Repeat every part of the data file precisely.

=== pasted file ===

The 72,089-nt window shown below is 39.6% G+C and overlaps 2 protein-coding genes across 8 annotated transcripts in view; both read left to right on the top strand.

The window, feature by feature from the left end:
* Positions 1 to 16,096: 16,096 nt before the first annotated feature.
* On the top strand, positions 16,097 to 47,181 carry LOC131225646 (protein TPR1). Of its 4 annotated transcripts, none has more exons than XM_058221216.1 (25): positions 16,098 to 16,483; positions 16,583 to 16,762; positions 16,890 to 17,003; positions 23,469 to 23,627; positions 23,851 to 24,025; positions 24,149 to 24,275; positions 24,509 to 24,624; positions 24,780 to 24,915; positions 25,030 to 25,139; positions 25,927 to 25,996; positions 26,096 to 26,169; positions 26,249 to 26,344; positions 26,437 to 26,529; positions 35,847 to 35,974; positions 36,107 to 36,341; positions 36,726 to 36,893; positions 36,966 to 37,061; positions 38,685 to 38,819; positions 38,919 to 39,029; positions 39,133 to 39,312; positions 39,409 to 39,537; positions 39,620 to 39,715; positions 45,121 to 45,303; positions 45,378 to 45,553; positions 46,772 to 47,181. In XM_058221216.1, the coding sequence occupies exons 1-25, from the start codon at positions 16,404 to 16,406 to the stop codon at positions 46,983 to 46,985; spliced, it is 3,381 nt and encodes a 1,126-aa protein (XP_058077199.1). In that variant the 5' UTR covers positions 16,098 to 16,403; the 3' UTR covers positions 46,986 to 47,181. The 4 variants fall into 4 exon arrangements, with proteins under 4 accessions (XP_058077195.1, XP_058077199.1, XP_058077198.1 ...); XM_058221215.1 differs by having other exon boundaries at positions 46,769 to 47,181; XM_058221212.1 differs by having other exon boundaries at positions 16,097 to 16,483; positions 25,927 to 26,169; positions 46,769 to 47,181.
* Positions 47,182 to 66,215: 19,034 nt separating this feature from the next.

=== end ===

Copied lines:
The 72,089-nt window shown below is 39.6% G+C and overlaps 2 protein-coding genes across 8 annotated transcripts in view; both read left to right on the top strand.

The window, feature by feature from the left end:
* Positions 1 to 16,096: 16,096 nt before the first annotated feature.
* On the top strand, positions 16,097 to 47,181 carry LOC131225646 (protein TPR1). Of its 4 annotated transcripts, none has more exons than XM_058221216.1 (25): positions 16,098 to 16,483; positions 16,583 to 16,762; positions 16,890 to 17,003; positions 23,469 to 23,627; positions 23,851 to 24,025; positions 24,149 to 24,275; positions 24,509 to 24,624; positions 24,780 to 24,915; positions 25,030 to 25,139; positions 25,927 to 25,996; positions 26,096 to 26,169; positions 26,249 to 26,344; positions 26,437 to 26,529; positions 35,847 to 35,974; positions 36,107 to 36,341; positions 36,726 to 36,893; positions 36,966 to 37,061; positions 38,685 to 38,819; positions 38,919 to 39,029; positions 39,133 to 39,312; positions 39,409 to 39,537; positions 39,620 to 39,715; positions 45,121 to 45,303; positions 45,378 to 45,553; positions 46,772 to 47,181. In XM_058221216.1, the coding sequence occupies exons 1-25, from the start codon at positions 16,404 to 16,406 to the stop codon at positions 46,983 to 46,985; spliced, it is 3,381 nt and encodes a 1,126-aa protein (XP_058077199.1). In that variant the 5' UTR covers positions 16,098 to 16,403; the 3' UTR covers positions 46,986 to 47,181. The 4 variants fall into 4 exon arrangements, with proteins under 4 accessions (XP_058077195.1, XP_058077199.1, XP_058077198.1 ...); XM_058221215.1 differs by having other exon boundaries at positions 46,769 to 47,181; XM_058221212.1 differs by having other exon boundaries at positions 16,097 to 16,483; positions 25,927 to 26,169; positions 46,769 to 47,181.
* Positions 47,182 to 66,215: 19,034 nt separating this feature from the next.